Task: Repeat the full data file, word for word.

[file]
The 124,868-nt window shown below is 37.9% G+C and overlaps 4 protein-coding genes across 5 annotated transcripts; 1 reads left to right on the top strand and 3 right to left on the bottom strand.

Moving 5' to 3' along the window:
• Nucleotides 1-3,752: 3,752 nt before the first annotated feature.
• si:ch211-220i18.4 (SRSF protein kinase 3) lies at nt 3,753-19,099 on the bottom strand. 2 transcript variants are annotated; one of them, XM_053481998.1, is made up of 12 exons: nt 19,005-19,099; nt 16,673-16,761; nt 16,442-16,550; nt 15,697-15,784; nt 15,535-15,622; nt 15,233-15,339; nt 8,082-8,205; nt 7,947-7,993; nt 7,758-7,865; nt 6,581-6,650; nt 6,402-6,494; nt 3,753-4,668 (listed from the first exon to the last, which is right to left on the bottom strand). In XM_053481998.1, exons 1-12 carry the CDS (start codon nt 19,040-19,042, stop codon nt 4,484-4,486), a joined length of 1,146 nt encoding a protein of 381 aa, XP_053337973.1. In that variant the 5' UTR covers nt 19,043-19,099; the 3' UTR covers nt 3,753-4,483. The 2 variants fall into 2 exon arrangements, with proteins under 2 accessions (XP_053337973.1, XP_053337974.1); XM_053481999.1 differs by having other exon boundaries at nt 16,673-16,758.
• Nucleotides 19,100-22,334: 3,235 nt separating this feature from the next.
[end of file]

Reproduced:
The 124,868-nt window shown below is 37.9% G+C and overlaps 4 protein-coding genes across 5 annotated transcripts; 1 reads left to right on the top strand and 3 right to left on the bottom strand.

Moving 5' to 3' along the window:
• Nucleotides 1-3,752: 3,752 nt before the first annotated feature.
• si:ch211-220i18.4 (SRSF protein kinase 3) lies at nt 3,753-19,099 on the bottom strand. 2 transcript variants are annotated; one of them, XM_053481998.1, is made up of 12 exons: nt 19,005-19,099; nt 16,673-16,761; nt 16,442-16,550; nt 15,697-15,784; nt 15,535-15,622; nt 15,233-15,339; nt 8,082-8,205; nt 7,947-7,993; nt 7,758-7,865; nt 6,581-6,650; nt 6,402-6,494; nt 3,753-4,668 (listed from the first exon to the last, which is right to left on the bottom strand). In XM_053481998.1, exons 1-12 carry the CDS (start codon nt 19,040-19,042, stop codon nt 4,484-4,486), a joined length of 1,146 nt encoding a protein of 381 aa, XP_053337973.1. In that variant the 5' UTR covers nt 19,043-19,099; the 3' UTR covers nt 3,753-4,483. The 2 variants fall into 2 exon arrangements, with proteins under 2 accessions (XP_053337973.1, XP_053337974.1); XM_053481999.1 differs by having other exon boundaries at nt 16,673-16,758.
• Nucleotides 19,100-22,334: 3,235 nt separating this feature from the next.